Ex-Stanford swimmer, convicted rapist Brock Turner files appeal

Brock Turner, a former Stanford swimmer convicted in the sexual assault of an unconscious woman outside a fraternity party, has appealed his conviction. Photo courtesy of Attorney General's Office of Ohio

Dec. 2 (UPI) — Brock Turner, the former Stanford swimmer found guilty of sexually assaulting an unconscious woman outside a fraternity party, has appealed his 2016 conviction.

On Friday, attorneys for Turner, 22, filed a 172-page brief in California’s Sixth District Court of Appeal in Mill Valley that alleges prosecutorial misconduct, NBC Bay Area reported. His defense team also faults Santa Clara County Superior Court Judge Aaron Persky for not telling jurors they could weigh lesser charges and also for omitting character testimony on Turner’s behalf when he said the sexual act was consensual.

There is now a movement to recall Persky from the bench, as he sentenced Turner to six months in county jail at the recommendation of his probation officer. Turner was released after three months for good behavior. Turner, who was a freshman at the time of the incident, is required to register as a sex offender for the rest of his life and also faces a three-year probation period. He has returned home to Ohio after dropping out of school.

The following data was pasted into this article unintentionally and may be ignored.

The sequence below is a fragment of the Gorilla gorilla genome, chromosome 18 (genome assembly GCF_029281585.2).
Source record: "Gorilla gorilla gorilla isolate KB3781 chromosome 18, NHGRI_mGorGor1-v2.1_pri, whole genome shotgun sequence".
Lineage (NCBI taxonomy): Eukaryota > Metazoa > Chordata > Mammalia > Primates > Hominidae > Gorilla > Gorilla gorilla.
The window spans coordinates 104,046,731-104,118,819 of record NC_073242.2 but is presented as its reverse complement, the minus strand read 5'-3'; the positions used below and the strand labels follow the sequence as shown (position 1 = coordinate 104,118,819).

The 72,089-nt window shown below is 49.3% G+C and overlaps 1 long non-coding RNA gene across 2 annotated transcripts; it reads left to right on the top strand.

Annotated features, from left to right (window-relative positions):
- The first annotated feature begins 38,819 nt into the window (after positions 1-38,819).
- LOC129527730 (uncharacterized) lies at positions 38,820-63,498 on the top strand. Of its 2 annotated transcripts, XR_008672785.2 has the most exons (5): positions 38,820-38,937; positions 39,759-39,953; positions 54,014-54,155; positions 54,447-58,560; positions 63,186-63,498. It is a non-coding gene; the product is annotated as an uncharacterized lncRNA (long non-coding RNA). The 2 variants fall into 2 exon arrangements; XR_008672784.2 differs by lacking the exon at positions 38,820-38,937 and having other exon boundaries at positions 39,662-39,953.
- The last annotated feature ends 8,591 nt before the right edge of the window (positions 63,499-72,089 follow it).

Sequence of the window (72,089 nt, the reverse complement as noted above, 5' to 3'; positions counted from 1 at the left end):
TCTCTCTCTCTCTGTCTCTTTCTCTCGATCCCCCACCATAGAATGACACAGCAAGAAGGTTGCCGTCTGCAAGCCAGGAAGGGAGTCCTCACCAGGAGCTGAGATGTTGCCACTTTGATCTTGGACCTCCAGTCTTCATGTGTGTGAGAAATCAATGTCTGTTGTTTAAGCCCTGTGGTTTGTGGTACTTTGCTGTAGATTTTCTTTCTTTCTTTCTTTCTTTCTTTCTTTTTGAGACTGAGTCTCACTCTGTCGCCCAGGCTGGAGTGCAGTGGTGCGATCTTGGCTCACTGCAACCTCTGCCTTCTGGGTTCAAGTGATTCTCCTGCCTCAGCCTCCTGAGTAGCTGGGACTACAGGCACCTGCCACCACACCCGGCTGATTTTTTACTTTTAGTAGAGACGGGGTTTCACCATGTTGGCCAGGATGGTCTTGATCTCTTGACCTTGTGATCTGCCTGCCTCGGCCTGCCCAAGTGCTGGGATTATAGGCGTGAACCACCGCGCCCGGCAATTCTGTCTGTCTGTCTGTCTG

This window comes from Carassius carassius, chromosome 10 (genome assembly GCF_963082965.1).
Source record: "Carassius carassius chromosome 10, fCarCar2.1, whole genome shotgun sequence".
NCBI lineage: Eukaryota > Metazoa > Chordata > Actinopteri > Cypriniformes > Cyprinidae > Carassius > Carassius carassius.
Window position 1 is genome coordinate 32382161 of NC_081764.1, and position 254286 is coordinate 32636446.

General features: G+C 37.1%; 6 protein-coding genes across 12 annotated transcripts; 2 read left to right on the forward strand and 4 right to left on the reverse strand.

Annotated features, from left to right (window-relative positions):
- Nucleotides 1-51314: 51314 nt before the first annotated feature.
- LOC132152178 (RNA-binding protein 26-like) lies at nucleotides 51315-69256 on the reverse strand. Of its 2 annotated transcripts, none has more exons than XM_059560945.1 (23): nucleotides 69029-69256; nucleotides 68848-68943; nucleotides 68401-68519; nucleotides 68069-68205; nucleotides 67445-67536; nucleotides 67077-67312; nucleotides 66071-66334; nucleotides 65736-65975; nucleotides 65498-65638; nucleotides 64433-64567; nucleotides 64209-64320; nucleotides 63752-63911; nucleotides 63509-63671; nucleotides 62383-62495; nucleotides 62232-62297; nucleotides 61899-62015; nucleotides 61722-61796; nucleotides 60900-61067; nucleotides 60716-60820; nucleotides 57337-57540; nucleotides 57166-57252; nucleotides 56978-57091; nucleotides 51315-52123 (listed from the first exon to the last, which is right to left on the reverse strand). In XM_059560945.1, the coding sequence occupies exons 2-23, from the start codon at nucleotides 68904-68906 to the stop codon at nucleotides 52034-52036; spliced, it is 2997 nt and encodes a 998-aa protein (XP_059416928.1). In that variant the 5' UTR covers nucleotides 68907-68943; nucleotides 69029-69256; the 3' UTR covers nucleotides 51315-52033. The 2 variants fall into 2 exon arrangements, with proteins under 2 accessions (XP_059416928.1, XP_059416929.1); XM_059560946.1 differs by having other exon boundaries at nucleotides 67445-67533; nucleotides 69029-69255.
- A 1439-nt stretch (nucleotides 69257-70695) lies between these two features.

Persky would not oversee Turner’s retrial if the appeal is successful.

“Brock Turner received a fair trial and was justly convicted,” Santa Clara County District Attorney Jeff Rosen told the San Jose Mercury News on Friday. “His conviction will be upheld. Nothing can ever roll back Emily Doe’s legacy of raising the world’s awareness about sexual assault.”

Turner had been convicted on a few charges stemming from the January 2015 incident, in which two graduate students found him on top of an unconscious and half-clothed 22-year-old woman outside a fraternity house.

Stanford law professor Michele Dauber, among those leading the effort to recall Persky, said “the problem with this case wasn’t that Judge Persky was unfair to Brock Turner, it was that he was unfair to the victim when he sentenced Turner to only a few months in county jail.”

Dauber told NBC Bay Area the appeal is unsurprising. But she doesn’t think it will ultimately be successful.

“The jury considered Mr. Turner’s victim-blaming arguments and decisively rejected them,” Dauber said.


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